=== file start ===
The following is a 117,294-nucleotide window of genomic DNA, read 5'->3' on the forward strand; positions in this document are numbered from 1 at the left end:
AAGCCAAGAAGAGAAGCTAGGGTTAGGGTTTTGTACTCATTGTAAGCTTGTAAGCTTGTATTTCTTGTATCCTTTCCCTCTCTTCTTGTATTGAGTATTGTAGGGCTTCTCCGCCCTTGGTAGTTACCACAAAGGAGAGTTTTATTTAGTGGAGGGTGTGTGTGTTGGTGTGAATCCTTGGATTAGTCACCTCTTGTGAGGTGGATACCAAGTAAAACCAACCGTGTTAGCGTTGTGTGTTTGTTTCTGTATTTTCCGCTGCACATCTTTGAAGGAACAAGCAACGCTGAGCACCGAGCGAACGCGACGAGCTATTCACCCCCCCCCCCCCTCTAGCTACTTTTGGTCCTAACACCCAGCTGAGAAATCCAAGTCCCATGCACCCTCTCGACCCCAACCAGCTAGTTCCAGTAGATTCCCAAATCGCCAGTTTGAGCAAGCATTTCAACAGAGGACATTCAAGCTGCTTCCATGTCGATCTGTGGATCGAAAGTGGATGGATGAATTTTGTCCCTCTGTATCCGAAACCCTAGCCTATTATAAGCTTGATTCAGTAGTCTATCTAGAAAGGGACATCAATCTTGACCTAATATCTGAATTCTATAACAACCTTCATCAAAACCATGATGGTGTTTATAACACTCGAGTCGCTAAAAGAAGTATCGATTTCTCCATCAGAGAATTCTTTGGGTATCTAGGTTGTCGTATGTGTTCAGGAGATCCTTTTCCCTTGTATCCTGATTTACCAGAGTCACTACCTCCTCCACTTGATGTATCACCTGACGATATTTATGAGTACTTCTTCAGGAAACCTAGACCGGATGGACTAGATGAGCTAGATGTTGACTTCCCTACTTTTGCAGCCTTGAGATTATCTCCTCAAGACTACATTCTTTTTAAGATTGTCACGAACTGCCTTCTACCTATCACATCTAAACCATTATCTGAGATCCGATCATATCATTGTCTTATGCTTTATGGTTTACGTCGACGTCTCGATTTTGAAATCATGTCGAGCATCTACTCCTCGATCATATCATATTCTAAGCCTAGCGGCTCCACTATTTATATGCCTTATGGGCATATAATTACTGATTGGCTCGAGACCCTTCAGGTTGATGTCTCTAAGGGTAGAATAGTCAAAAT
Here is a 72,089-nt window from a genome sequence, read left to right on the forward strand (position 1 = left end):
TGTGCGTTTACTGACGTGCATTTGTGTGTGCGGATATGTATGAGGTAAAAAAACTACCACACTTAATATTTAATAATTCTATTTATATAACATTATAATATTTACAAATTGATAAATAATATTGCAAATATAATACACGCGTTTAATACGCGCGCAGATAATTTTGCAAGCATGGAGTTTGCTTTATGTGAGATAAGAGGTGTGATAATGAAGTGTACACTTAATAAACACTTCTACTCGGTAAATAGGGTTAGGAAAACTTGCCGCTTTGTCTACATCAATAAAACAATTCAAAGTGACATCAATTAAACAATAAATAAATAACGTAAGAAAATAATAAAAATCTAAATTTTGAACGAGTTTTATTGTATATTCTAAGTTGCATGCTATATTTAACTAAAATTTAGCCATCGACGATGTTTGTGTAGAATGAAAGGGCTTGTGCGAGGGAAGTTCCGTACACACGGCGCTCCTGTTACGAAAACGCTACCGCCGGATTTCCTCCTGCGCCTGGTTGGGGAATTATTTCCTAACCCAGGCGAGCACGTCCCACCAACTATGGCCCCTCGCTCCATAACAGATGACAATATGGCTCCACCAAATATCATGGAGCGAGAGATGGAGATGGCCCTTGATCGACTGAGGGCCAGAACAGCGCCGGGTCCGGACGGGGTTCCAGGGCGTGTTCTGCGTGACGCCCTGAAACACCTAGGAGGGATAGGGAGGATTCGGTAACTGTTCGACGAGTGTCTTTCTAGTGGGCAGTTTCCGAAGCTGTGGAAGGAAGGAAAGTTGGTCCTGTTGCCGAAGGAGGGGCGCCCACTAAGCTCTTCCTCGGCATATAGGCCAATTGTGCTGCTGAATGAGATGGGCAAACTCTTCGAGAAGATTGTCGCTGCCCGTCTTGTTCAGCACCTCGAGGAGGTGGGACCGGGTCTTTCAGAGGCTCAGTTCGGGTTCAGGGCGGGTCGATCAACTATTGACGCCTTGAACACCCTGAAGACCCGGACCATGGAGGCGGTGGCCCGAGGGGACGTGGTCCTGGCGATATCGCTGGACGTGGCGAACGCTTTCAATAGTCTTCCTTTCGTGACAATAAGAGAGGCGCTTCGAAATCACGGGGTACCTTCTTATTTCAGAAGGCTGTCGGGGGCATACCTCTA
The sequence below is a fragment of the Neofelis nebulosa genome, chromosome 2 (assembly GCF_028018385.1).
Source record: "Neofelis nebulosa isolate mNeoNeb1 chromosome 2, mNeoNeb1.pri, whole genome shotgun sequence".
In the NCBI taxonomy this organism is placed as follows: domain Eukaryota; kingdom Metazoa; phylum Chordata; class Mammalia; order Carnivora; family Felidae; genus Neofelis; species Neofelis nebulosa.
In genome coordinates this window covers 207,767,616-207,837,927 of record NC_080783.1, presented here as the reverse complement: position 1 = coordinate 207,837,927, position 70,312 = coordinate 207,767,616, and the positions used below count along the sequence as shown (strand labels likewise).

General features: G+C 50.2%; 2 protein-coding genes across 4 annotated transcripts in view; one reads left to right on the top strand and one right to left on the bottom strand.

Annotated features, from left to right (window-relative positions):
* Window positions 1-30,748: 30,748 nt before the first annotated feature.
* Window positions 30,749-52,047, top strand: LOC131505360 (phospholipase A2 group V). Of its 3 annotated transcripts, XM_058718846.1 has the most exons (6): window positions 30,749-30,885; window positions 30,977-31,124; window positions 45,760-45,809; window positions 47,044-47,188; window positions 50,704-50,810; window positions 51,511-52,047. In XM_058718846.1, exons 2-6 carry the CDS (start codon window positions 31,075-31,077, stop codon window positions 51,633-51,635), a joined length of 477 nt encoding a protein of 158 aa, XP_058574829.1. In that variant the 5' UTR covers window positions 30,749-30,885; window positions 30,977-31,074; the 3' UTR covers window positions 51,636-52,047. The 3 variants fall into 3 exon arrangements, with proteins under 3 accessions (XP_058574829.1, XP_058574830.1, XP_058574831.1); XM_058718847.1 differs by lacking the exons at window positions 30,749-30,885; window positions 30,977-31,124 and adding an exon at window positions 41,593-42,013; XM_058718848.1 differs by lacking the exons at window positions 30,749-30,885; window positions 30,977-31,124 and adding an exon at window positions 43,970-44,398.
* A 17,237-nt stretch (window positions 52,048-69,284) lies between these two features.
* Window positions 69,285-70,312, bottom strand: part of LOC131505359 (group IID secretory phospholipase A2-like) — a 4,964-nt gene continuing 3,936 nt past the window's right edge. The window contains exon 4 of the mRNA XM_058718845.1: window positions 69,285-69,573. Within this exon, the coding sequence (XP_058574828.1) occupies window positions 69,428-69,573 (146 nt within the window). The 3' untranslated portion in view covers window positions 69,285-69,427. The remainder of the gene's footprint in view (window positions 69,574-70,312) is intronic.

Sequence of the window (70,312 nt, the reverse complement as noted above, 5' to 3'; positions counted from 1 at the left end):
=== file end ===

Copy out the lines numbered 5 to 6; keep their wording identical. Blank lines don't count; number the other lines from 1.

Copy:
The sequence below is a fragment of the Neofelis nebulosa genome, chromosome 2 (assembly GCF_028018385.1).
Source record: "Neofelis nebulosa isolate mNeoNeb1 chromosome 2, mNeoNeb1.pri, whole genome shotgun sequence".